Actor Fred Gwynne, perhaps best known for his role as the lovable ghoul Herman Munster in the 1960s TV series “The Munsters,” died at his home in Taneytown, near Baltimore, on Friday at the age of 66.

Gwynne succumbed to pancreatic cancer, according to Roger Haber, his legal representative.

Besides “The Munsters,” the 6-foot, 5-inch Gwynne appeared in another popular comedy TV series, “Car 54, Where Are You?,” which ran from 1961 to 1963. In it he played a hapless New York City police officer, Francis Muldoon, who was constantly at the mercy of his over-eager and anxious partner Gunther Toody, portrayed by Joe E. Ross.

A year later Gwynne was enlisted to don platform shoes and plugs in his neck to portray a gentle Frankenstein-type monster opposite actress Yvonne DeCarlo as his wife, Lily Munster, and character actor Al Lewis. The happy couple and their kin lived at 1313 Mockingbird Lane and, like “The Addams Family,” caused unintentional havoc.

In 1966, he starred in a feature film version of the series, “Munster, Go Home,” and in 1981, appeared for the last time as Herman in “Munster’s Revenge” on TV.

Like “Car 54,””The Munsters” was only on the air for three seasons. But thanks to constant reruns, both shows have been on the air almost constantly for the past 30 years.

Gwynne is also recognized for his basso profundo voice, which lent authority to countless commercials and voiceovers in documentaries.

Though he is best known for comedy, Gwynne distinguished himself as a serious stage and screen actor and was also a writer and illustrator of children’s books , the last of which, “Easy to See Why,” will be published later this year.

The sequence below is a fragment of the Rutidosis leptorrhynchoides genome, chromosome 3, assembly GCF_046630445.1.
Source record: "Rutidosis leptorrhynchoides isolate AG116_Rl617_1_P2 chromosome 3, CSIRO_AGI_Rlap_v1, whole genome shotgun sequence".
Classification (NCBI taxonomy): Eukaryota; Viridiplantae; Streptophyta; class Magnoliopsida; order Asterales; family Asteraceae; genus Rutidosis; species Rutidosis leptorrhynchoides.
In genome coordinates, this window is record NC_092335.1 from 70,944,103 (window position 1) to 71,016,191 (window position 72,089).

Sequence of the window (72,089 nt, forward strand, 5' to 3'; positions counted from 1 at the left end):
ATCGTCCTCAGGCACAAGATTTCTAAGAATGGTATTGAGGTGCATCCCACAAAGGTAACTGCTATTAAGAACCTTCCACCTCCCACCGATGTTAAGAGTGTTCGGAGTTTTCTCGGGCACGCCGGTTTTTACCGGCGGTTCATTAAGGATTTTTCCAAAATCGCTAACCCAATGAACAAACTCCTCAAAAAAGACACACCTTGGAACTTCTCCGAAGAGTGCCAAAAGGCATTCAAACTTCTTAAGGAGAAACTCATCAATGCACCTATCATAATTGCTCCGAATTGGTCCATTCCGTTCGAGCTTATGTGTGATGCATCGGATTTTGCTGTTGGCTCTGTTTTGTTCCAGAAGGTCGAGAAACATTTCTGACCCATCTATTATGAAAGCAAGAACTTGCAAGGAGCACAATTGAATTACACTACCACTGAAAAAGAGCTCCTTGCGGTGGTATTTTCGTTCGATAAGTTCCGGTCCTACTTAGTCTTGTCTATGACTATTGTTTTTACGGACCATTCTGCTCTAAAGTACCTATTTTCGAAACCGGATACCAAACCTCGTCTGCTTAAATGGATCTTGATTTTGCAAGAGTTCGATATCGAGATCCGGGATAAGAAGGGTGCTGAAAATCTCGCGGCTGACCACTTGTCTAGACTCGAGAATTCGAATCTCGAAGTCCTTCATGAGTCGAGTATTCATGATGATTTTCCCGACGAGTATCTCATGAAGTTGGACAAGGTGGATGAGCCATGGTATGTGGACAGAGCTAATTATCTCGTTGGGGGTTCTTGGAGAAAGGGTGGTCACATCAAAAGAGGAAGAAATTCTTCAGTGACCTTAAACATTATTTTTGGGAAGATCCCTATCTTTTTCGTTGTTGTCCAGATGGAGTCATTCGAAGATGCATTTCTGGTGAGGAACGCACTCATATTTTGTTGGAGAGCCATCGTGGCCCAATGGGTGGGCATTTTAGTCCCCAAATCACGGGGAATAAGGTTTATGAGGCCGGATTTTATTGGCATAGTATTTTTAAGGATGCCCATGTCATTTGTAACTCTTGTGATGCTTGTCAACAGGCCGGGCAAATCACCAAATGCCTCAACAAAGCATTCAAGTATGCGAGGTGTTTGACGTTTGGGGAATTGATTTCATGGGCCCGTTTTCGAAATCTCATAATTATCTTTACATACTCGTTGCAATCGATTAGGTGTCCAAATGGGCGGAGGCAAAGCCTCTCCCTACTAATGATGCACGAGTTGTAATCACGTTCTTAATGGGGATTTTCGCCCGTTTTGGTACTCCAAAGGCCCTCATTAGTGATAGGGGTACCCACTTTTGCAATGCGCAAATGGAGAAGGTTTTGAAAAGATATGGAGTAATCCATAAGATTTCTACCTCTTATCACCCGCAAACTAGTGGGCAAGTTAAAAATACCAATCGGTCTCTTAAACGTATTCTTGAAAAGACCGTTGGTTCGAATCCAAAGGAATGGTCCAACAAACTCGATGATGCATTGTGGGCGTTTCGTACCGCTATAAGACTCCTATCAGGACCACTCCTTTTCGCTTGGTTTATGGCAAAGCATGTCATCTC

In 1979 he won an Obie award for his performance in the off-Broadway production “Grand Magic.” His last film role was as a non-nonsense Southern judge in last year’s comedy hit “My Cousin Vinny.”

Frederick Hubbard Gwynne was born in New York on July 10, 1926, the son of a stockbroker. After serving in the Navy in World War II, he graduated from Harvard University in 1951 and a year later made his acting debut in a featured role in “Mrs. McThing,” starring Helen Hayes.

He subsequently appeared in such plays as “Irma la Douce,””Twelfth Night, “”Our Town” and “A Texas Trilogy.” He played Big Daddy in the 1974 revival of “Cat on a Hot Tin Roof,” a stage role he listed as his favorite. His last Broadway appearance was in the 1983 production “Whodunnit.”

Throughout the 1950s, Gwynne was featured regularly on television in dramatic productions on such anthology programs as “Kraft Theater,””Studio One,””Du Pont Show of the Month,””Play of the Week” and “U.S. Steel Hour.”

His film debut came in a minor role in Elia Kazan’s “On the Waterfront.” He also had supporting roles in such films as “The Cotton Club,””Ironweed, “”FatalAttraction,””Pet Sematary” and “The Secret of My Success.”

As an author and illustrator, he published his first book in 1958, entitled “Best in Show.” His books over the years include “The Battle of the Frogs and the Mice: An Homeric Fable,””God’s First World,””The Story of Ick,””Ick’s ABC, “”A Chocolate Moose for Dinner” and “A Little Pigeon Toad.”

Gwynne is survived by his wife, Deborah, and four children. Funeral services will be private.

Follow @Variety on Twitter for breaking news, reviews and more